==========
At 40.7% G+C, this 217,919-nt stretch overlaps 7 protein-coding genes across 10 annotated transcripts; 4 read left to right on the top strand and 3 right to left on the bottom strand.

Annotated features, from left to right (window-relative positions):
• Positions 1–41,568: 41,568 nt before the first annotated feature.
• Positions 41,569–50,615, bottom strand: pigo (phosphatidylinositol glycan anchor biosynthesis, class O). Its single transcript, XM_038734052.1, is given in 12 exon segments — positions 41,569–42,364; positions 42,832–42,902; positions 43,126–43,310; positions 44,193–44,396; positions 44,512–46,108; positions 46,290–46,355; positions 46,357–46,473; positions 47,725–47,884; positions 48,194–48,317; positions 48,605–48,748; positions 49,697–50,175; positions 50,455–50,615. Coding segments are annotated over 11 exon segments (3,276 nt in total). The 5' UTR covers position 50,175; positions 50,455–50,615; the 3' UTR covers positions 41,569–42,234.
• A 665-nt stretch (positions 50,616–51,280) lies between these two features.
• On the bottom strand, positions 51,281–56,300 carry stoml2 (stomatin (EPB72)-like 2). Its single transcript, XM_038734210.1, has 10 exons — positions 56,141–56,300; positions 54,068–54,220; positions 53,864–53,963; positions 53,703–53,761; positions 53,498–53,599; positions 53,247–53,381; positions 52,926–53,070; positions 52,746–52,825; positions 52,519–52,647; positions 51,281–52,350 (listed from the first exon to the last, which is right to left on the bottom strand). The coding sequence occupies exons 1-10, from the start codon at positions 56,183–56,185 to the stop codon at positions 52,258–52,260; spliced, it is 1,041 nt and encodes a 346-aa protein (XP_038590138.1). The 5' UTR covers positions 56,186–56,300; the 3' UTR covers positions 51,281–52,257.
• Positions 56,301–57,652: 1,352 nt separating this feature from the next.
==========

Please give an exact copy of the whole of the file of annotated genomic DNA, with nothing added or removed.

At 40.7% G+C, this 217,919-nt stretch overlaps 7 protein-coding genes across 10 annotated transcripts; 4 read left to right on the top strand and 3 right to left on the bottom strand.

Annotated features, from left to right (window-relative positions):
• Positions 1–41,568: 41,568 nt before the first annotated feature.
• Positions 41,569–50,615, bottom strand: pigo (phosphatidylinositol glycan anchor biosynthesis, class O). Its single transcript, XM_038734052.1, is given in 12 exon segments — positions 41,569–42,364; positions 42,832–42,902; positions 43,126–43,310; positions 44,193–44,396; positions 44,512–46,108; positions 46,290–46,355; positions 46,357–46,473; positions 47,725–47,884; positions 48,194–48,317; positions 48,605–48,748; positions 49,697–50,175; positions 50,455–50,615. Coding segments are annotated over 11 exon segments (3,276 nt in total). The 5' UTR covers position 50,175; positions 50,455–50,615; the 3' UTR covers positions 41,569–42,234.
• A 665-nt stretch (positions 50,616–51,280) lies between these two features.
• On the bottom strand, positions 51,281–56,300 carry stoml2 (stomatin (EPB72)-like 2). Its single transcript, XM_038734210.1, has 10 exons — positions 56,141–56,300; positions 54,068–54,220; positions 53,864–53,963; positions 53,703–53,761; positions 53,498–53,599; positions 53,247–53,381; positions 52,926–53,070; positions 52,746–52,825; positions 52,519–52,647; positions 51,281–52,350 (listed from the first exon to the last, which is right to left on the bottom strand). The coding sequence occupies exons 1-10, from the start codon at positions 56,183–56,185 to the stop codon at positions 52,258–52,260; spliced, it is 1,041 nt and encodes a 346-aa protein (XP_038590138.1). The 5' UTR covers positions 56,186–56,300; the 3' UTR covers positions 51,281–52,257.
• Positions 56,301–57,652: 1,352 nt separating this feature from the next.